LE is an autoimmune disease including a wide spectrum of manifestations in various organ systems. LE specific skin lesions can be found in over 80% of the patients. Currently, three epidemiological forms are distinguished: discoid LE, subacute cutaneous LE and systemic LE beside the presence of a variety of specific subtypes .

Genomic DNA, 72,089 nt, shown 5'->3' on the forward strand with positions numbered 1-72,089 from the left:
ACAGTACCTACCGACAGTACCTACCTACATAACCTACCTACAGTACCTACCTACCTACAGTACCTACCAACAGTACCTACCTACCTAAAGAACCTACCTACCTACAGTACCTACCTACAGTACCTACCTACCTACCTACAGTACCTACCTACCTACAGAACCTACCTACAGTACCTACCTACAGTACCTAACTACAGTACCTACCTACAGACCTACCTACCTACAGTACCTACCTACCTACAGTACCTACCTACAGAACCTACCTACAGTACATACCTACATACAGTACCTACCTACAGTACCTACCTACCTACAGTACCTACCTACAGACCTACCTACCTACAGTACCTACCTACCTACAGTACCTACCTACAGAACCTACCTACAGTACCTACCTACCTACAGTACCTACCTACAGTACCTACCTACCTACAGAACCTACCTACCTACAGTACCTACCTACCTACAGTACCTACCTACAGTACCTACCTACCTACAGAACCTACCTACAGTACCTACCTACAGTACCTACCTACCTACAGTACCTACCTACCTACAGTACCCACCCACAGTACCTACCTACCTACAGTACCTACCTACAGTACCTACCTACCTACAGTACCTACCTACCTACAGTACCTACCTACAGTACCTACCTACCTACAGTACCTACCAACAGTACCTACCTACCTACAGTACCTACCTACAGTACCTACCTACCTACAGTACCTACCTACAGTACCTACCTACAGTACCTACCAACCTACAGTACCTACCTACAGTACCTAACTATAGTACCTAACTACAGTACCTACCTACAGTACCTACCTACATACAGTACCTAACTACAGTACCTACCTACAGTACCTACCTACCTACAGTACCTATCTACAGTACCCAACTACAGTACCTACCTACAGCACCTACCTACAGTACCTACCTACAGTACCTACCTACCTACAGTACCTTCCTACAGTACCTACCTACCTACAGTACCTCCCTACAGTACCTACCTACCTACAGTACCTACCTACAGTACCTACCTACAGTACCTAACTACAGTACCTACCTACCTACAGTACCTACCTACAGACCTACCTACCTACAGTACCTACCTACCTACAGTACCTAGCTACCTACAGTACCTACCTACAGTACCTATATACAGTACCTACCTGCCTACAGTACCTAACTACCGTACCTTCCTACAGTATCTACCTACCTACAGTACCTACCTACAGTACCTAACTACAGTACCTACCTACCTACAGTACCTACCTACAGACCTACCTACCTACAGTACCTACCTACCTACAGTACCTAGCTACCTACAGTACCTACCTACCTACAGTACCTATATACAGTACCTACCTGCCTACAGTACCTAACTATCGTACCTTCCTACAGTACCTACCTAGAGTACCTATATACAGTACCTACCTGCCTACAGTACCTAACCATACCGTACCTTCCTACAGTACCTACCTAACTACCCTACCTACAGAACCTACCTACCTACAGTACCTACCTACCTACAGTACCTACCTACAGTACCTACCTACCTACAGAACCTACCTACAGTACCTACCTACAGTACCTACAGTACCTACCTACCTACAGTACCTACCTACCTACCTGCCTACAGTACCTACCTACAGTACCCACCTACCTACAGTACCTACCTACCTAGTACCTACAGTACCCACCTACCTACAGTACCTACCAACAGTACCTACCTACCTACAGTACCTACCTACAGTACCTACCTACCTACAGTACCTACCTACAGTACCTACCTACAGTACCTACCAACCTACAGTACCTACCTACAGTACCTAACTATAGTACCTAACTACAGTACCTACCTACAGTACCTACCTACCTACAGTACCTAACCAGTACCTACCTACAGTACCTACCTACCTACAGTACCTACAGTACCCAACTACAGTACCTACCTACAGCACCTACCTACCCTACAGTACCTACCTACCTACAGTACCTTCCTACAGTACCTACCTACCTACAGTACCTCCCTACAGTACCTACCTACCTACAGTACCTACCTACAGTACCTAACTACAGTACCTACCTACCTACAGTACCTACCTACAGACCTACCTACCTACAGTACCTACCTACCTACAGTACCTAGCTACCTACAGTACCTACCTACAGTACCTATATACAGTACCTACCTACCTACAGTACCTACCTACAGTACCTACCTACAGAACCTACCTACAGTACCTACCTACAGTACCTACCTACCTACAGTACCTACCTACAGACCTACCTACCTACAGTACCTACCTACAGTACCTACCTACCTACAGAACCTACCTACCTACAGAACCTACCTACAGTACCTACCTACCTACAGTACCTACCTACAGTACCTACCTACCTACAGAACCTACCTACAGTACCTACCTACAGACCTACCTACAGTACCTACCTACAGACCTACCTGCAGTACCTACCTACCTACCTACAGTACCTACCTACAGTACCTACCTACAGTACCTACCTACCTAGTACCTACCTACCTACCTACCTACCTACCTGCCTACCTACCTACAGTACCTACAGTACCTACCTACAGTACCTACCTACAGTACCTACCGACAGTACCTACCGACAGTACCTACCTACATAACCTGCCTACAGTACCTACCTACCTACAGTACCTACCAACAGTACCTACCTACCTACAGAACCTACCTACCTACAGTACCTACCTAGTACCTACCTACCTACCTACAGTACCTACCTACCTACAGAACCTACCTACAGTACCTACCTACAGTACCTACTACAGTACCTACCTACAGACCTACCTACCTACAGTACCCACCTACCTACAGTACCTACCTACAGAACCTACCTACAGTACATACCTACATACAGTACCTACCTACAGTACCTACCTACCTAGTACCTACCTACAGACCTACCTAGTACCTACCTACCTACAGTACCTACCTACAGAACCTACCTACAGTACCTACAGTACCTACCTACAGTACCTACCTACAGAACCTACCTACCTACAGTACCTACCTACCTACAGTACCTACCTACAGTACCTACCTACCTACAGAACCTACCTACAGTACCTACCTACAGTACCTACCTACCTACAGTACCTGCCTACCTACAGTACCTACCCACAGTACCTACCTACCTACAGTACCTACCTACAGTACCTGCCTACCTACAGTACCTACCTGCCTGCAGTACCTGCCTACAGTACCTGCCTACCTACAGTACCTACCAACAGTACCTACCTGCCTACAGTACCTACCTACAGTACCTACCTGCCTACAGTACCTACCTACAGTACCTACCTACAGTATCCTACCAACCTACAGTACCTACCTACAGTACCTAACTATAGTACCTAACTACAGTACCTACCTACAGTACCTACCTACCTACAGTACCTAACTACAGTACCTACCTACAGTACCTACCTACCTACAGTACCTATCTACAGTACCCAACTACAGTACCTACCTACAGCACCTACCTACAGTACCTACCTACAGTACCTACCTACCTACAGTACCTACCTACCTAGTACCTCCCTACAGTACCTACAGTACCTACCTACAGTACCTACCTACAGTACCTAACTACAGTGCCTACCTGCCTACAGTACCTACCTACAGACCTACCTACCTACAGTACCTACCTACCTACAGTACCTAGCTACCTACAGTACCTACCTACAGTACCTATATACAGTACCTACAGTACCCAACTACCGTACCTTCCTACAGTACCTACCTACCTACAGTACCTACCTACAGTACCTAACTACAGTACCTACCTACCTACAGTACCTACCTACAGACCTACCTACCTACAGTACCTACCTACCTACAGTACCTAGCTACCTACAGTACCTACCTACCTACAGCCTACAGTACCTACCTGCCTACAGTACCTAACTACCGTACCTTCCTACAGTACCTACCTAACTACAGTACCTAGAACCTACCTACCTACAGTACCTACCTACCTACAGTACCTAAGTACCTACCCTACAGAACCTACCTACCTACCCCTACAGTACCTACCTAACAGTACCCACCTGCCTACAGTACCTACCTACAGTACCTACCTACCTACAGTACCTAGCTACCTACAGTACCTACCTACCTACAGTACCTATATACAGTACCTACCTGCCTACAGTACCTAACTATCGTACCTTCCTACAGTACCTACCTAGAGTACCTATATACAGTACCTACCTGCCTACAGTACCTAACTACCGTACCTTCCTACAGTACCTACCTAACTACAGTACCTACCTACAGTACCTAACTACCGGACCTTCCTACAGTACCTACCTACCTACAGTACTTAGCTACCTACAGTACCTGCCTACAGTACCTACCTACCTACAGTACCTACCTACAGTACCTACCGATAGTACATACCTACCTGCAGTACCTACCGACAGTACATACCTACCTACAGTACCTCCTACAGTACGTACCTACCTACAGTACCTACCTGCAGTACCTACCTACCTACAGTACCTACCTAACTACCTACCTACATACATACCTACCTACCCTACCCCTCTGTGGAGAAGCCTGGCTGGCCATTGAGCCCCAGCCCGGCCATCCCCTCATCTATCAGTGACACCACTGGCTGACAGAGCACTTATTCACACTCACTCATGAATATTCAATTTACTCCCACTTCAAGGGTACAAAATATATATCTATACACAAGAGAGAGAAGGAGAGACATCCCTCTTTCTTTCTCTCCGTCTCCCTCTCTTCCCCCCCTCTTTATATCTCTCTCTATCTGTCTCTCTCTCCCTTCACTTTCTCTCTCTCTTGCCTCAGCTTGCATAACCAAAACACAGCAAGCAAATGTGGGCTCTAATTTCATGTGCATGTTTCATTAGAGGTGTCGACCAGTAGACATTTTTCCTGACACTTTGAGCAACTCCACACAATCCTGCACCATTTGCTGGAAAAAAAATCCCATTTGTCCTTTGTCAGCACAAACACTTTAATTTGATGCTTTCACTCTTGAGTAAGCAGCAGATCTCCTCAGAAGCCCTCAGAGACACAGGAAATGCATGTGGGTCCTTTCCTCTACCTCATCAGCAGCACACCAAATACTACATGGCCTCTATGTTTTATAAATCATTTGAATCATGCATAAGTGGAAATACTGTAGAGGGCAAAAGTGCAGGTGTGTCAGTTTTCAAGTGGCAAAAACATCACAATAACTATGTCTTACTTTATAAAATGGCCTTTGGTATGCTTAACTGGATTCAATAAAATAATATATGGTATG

The first study on UVA1 phototherapy in subacute cutaneous LE appeared in 1993 . A nine week series of UVA1 phototherapy leading to a cumulative dose of 186 J/cm2 had been administered. Thereafter, an impressive improvement of LE lesions was noted. In another uncontrolled study conducted in 1994, ten patients with systemic LE were treated with 6 J/cm2 for 15 sessions during a period of three weeks . Four of them continued treatment for eight months. The authors could verify a marked clinical improvement combined with a decrease of autoantibody concentration. Since then, two randomized double-blind placebo-controlled cross-over studies were performed. First, McGrath et al. reported in a two-phase study two groups of patients, one receiving 6 J/cm2 UVA1 five times a week for three weeks followed by a three week exposure of placebo visible light, the other vice versa . Twenty-five patients completed this phase of the study. Both procedures were followed by an unblinded exposure of progressively decreasing UVA1 levels. Taking clinical as well as serological data in account, the authors proposed that low-dose UVA1 phototherapy might be superior to visible light irradiation. Second, Poldermann et al. tried to compare exactly the two different groups in a total of eleven patients . Although no statistically significant difference between the two groups could be evaluated after an exposure of three weeks including 6 J/cm2 cold-light UVA1 five times weekly, significant clinical improvement was restricted to the UVA1 group. Apart from the short term benefit following UVA1 phototherapy, Molina et al. were also able to describe a long term benefit following low-dose UVA1 treatment (once/twice per week, 6–15 J/cm2) for a mean impressive period of 3.4 years in six patients of their former study . Additionally, recent data of a case report suggest that UVA1 might contribute to a reversal of brain dysfunction and may also improve covered discoid lupus lesions via unknown systemic pathways . As to our knowledge, no positive effects of PUVA treatment have been reported so far.